Recent research has highlighted the relevance of intellectual humility to politics. Among a U.S. sample (N = 852), we examined self-reported sociopolitical intellectual humility (SIH), a nonthreatening awareness of the fallibility of one’s views about topics central to society and politics. SIH was associated with being less likely to dislike/avoid political discussion, and with more political tolerance, less social dominance orientation, and more values and behavioral intentions focused on social equality, even when controlling political orientation and other relevant factors. SIH was also associated with more positive and less negative views of an individual expressing a political viewpoint. Further, SIH moderated the extent to which initial agreement with a political statement resulted in opinion change on the basis of hearing another person's arguments on the topic. These findings may point to ways SIH is relevant to people's attitudes toward others in society.
Many people consider public discourse in the United States to be negative, extremely polarized, and uncivil. People are often angry at those with different viewpoints. This atmosphere can hamper social and political progress and even threaten personal relationships.
Intellectual humility might play a positive role in public discourse. Intellectual humility involves a person's ability to recognize that his or her knowledge, opinions, or beliefs might be wrong. We thought people's levels of humility about their social and political viewpoints and the extent to which they appreciate others' viewpoints would be related to certain attitudes and behaviors relevant to healthy interactions with others.
We conducted an online survey with a national U.S. sample of 852 adults. We measured participants' humility about their social and political viewpoints, how much participants enjoy engaging in political discussions, how tolerant participants are of those with different social and political viewpoints, how much participants want their own social group to dominate other social groups, how much participants value social equality, how participants rate a person expressing a political perspective, and whether participants adjust their own opinion when considering the political viewpoint of another person.
Our results showed that those who were more humble about their social and political viewpoints enjoyed political discussions more and avoided them less. Sociopolitical intellectual humility was also related to participants' attitudes toward others in society. Specifically, being humble about one's social and political viewpoints was related to participants being more politically tolerant of others – even of those they disagreed with most, being less interested in their group socially dominating others, believing more strongly in the equality of all people, and planning to work toward social equality more. Being higher in sociopolitical intellectual humility was also related to forming more positive and less negative opinions of another person expressing a political opinion, regardless of whether the participant agreed or disagreed with the opinion. The way in which participants were impacted by hearing another person's argument on the topic of immigration depended on whether the argument was consistent or inconsistent with a participant's existing viewpoint. If participants' viewpoints already aligned with the opinion, being higher in intellectual humility was related to a greater increase in agreement after hearing the other person's opinion. If participants' viewpoints were inconsistent with the shared opinion, being higher in intellectual humility was related to less increase in agreement after hearing the other person's opinion. The findings were not the result of other factors, such as the participant's political party, religiosity, income, or social desirability tendencies.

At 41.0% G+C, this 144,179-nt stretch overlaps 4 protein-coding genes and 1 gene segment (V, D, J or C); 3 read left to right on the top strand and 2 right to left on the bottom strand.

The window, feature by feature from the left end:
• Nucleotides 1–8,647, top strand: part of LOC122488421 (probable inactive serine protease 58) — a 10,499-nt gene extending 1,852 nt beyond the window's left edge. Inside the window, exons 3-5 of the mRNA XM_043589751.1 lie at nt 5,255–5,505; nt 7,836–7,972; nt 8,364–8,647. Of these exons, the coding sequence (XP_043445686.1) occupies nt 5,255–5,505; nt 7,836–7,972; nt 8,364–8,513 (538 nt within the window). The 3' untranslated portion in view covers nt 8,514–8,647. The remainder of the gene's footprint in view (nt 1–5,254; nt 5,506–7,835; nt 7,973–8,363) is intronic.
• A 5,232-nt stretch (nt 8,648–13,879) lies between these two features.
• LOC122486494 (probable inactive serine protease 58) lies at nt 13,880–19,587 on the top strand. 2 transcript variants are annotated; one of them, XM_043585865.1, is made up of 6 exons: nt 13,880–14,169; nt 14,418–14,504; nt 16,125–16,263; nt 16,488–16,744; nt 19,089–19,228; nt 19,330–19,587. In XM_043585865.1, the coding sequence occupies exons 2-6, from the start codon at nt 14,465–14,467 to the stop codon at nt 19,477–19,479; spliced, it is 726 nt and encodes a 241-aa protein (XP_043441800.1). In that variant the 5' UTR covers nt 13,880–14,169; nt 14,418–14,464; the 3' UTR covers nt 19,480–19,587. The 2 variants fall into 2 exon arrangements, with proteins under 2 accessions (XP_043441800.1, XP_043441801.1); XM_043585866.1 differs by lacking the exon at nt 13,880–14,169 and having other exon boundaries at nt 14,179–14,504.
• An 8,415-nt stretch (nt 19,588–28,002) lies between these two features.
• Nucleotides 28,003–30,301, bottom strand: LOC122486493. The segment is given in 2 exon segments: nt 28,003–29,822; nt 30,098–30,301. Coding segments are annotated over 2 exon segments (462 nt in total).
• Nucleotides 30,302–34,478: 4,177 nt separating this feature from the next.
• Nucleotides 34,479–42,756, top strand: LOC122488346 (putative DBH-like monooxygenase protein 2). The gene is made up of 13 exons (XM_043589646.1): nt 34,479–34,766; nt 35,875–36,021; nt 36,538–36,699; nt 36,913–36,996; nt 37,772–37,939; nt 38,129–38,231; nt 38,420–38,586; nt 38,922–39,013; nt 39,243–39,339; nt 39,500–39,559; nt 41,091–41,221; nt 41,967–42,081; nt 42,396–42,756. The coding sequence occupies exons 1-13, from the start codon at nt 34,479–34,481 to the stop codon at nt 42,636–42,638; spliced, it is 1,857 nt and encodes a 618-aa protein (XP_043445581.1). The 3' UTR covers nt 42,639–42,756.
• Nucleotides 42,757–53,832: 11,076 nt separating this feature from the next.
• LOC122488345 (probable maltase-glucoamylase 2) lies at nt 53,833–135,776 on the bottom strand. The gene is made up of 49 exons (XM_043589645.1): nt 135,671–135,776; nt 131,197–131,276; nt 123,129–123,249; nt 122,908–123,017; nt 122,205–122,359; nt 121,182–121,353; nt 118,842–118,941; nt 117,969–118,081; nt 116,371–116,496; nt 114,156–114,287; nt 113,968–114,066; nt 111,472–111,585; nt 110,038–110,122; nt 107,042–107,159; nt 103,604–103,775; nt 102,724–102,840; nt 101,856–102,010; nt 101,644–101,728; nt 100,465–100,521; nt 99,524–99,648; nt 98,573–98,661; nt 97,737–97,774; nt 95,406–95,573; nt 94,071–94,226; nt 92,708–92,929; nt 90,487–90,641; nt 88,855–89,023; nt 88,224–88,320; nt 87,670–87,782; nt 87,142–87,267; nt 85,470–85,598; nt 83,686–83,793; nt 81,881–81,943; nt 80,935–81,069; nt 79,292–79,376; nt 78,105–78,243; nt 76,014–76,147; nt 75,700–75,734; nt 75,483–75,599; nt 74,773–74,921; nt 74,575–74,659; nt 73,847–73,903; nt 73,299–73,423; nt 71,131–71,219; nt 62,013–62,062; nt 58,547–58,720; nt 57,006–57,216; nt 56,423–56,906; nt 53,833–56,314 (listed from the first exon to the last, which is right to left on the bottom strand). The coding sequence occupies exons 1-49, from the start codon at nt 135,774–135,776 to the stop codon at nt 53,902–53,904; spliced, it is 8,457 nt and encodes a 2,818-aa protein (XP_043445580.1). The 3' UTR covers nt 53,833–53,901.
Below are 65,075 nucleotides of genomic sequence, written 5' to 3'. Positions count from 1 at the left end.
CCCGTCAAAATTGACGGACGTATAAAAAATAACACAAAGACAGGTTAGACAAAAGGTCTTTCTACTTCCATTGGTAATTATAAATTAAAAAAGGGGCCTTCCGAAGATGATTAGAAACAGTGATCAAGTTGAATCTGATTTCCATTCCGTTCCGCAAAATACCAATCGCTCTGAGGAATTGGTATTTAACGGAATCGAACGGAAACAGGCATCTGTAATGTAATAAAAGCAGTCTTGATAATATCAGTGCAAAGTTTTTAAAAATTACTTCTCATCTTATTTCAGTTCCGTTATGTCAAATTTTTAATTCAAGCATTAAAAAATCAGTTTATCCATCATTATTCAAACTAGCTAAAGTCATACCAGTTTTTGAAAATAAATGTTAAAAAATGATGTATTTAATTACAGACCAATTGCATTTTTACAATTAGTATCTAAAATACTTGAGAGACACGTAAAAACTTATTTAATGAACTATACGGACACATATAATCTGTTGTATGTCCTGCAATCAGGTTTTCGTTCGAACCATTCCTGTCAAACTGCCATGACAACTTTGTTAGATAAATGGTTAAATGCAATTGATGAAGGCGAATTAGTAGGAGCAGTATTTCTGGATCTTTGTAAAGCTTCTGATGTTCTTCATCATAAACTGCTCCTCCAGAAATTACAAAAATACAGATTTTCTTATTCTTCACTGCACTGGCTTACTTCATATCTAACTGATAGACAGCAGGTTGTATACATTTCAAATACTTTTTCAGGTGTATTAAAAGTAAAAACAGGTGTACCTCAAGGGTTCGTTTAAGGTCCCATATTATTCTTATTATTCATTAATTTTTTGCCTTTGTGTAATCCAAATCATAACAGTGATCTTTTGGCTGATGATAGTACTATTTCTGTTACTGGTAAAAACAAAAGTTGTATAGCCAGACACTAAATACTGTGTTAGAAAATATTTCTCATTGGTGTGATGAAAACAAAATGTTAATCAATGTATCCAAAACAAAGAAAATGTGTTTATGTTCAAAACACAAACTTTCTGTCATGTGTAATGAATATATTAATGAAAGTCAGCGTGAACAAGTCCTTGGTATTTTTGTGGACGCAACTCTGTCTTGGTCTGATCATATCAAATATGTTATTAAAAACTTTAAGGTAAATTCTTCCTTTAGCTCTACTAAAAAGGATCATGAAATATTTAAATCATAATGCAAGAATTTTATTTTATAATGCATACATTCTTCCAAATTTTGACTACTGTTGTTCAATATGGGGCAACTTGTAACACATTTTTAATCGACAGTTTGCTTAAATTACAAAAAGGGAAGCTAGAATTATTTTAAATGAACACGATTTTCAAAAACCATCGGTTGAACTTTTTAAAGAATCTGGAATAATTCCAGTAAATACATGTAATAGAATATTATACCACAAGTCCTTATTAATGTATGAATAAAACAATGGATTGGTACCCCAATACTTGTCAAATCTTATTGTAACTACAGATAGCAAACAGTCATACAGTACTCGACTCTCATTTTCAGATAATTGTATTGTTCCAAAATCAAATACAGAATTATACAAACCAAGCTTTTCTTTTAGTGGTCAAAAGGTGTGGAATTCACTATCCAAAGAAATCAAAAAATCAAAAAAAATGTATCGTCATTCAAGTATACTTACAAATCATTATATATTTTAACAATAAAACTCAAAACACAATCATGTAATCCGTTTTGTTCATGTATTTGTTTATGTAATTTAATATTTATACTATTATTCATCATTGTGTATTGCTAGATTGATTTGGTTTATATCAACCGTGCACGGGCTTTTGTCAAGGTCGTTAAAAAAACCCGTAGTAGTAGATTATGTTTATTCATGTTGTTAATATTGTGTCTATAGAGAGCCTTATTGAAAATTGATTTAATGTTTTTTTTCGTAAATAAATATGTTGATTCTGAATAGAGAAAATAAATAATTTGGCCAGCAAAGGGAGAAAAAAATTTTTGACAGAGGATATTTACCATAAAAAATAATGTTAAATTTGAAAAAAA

The positive link between being humble about one's sociopolitical viewpoints and enjoying engaging in more political discussions suggests that people can both be humble about and care about social and political topics. In addition, we repeatedly observed a connection between sociopolitical intellectual humility and attitudes towards people in society, with a tendency toward being more inclusive and tolerant and viewing others more favorably. This suggests that being humble about one's sociopolitical viewpoints might help individuals engage in public discourse without demanding their own group’s dominance, denying basic rights to opposing groups, or thinking ill of people they disagree with. Finally, we found that being humble about one's sociopolitical views is related to opinion change only when this seems warranted to the individual. Thus, sociopolitical intellectual humility does not seem to make a person easy to manipulate on sociopolitical topics.